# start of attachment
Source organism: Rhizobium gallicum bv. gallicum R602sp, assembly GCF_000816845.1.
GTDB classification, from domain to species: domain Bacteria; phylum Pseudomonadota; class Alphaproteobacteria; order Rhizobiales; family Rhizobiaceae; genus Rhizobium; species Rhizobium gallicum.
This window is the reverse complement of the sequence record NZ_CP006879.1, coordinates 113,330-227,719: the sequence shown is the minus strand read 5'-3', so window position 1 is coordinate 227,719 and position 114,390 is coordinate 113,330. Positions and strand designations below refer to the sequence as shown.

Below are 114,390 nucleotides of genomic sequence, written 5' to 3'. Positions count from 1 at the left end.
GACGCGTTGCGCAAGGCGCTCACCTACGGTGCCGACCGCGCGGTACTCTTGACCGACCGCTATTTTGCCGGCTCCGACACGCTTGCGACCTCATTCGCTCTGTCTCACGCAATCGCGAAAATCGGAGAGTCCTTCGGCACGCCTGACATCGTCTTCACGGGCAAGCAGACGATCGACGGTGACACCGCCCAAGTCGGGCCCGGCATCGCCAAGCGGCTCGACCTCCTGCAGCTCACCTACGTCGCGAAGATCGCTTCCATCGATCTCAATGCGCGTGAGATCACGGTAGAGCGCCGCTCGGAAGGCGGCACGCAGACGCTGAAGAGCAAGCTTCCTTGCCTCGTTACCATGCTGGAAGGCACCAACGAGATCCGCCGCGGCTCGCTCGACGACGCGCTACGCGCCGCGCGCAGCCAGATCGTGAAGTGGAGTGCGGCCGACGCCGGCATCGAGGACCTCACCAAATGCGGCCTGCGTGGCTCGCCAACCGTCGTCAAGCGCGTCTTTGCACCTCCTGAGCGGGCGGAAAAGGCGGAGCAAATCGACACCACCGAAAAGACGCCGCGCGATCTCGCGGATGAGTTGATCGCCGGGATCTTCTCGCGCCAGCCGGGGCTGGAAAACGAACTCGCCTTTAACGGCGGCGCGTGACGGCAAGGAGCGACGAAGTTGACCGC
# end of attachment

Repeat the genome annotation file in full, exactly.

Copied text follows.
Source organism: Rhizobium gallicum bv. gallicum R602sp, assembly GCF_000816845.1.
GTDB classification, from domain to species: domain Bacteria; phylum Pseudomonadota; class Alphaproteobacteria; order Rhizobiales; family Rhizobiaceae; genus Rhizobium; species Rhizobium gallicum.
This window is the reverse complement of the sequence record NZ_CP006879.1, coordinates 113,330-227,719: the sequence shown is the minus strand read 5'-3', so window position 1 is coordinate 227,719 and position 114,390 is coordinate 113,330. Positions and strand designations below refer to the sequence as shown.

Below are 114,390 nucleotides of genomic sequence, written 5' to 3'. Positions count from 1 at the left end.
GACGCGTTGCGCAAGGCGCTCACCTACGGTGCCGACCGCGCGGTACTCTTGACCGACCGCTATTTTGCCGGCTCCGACACGCTTGCGACCTCATTCGCTCTGTCTCACGCAATCGCGAAAATCGGAGAGTCCTTCGGCACGCCTGACATCGTCTTCACGGGCAAGCAGACGATCGACGGTGACACCGCCCAAGTCGGGCCCGGCATCGCCAAGCGGCTCGACCTCCTGCAGCTCACCTACGTCGCGAAGATCGCTTCCATCGATCTCAATGCGCGTGAGATCACGGTAGAGCGCCGCTCGGAAGGCGGCACGCAGACGCTGAAGAGCAAGCTTCCTTGCCTCGTTACCATGCTGGAAGGCACCAACGAGATCCGCCGCGGCTCGCTCGACGACGCGCTACGCGCCGCGCGCAGCCAGATCGTGAAGTGGAGTGCGGCCGACGCCGGCATCGAGGACCTCACCAAATGCGGCCTGCGTGGCTCGCCAACCGTCGTCAAGCGCGTCTTTGCACCTCCTGAGCGGGCGGAAAAGGCGGAGCAAATCGACACCACCGAAAAGACGCCGCGCGATCTCGCGGATGAGTTGATCGCCGGGATCTTCTCGCGCCAGCCGGGGCTGGAAAACGAACTCGCCTTTAACGGCGGCGCGTGACGGCAAGGAGCGACGAAGTTGACCGC